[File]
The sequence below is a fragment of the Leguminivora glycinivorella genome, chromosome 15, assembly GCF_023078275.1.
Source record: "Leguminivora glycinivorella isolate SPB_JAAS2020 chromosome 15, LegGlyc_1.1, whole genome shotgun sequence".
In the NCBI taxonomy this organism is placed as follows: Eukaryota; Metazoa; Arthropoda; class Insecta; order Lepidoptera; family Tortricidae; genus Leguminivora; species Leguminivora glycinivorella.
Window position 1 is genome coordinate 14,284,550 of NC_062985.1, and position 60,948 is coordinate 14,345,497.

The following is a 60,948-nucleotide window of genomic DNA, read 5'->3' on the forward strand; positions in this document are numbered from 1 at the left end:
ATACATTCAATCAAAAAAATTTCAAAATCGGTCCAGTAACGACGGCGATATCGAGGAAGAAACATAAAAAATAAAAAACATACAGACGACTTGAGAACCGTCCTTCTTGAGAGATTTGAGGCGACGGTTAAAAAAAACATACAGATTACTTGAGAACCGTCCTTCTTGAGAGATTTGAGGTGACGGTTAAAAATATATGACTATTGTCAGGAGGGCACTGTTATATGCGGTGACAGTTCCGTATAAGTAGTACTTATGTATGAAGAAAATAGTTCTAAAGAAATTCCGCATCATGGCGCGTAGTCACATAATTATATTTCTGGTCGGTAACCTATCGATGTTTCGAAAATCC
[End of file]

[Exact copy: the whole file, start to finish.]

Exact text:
The sequence below is a fragment of the Leguminivora glycinivorella genome, chromosome 15, assembly GCF_023078275.1.
Source record: "Leguminivora glycinivorella isolate SPB_JAAS2020 chromosome 15, LegGlyc_1.1, whole genome shotgun sequence".
In the NCBI taxonomy this organism is placed as follows: Eukaryota; Metazoa; Arthropoda; class Insecta; order Lepidoptera; family Tortricidae; genus Leguminivora; species Leguminivora glycinivorella.
Window position 1 is genome coordinate 14,284,550 of NC_062985.1, and position 60,948 is coordinate 14,345,497.

The following is a 60,948-nucleotide window of genomic DNA, read 5'->3' on the forward strand; positions in this document are numbered from 1 at the left end:
ATACATTCAATCAAAAAAATTTCAAAATCGGTCCAGTAACGACGGCGATATCGAGGAAGAAACATAAAAAATAAAAAACATACAGACGACTTGAGAACCGTCCTTCTTGAGAGATTTGAGGCGACGGTTAAAAAAAACATACAGATTACTTGAGAACCGTCCTTCTTGAGAGATTTGAGGTGACGGTTAAAAATATATGACTATTGTCAGGAGGGCACTGTTATATGCGGTGACAGTTCCGTATAAGTAGTACTTATGTATGAAGAAAATAGTTCTAAAGAAATTCCGCATCATGGCGCGTAGTCACATAATTATATTTCTGGTCGGTAACCTATCGATGTTTCGAAAATCC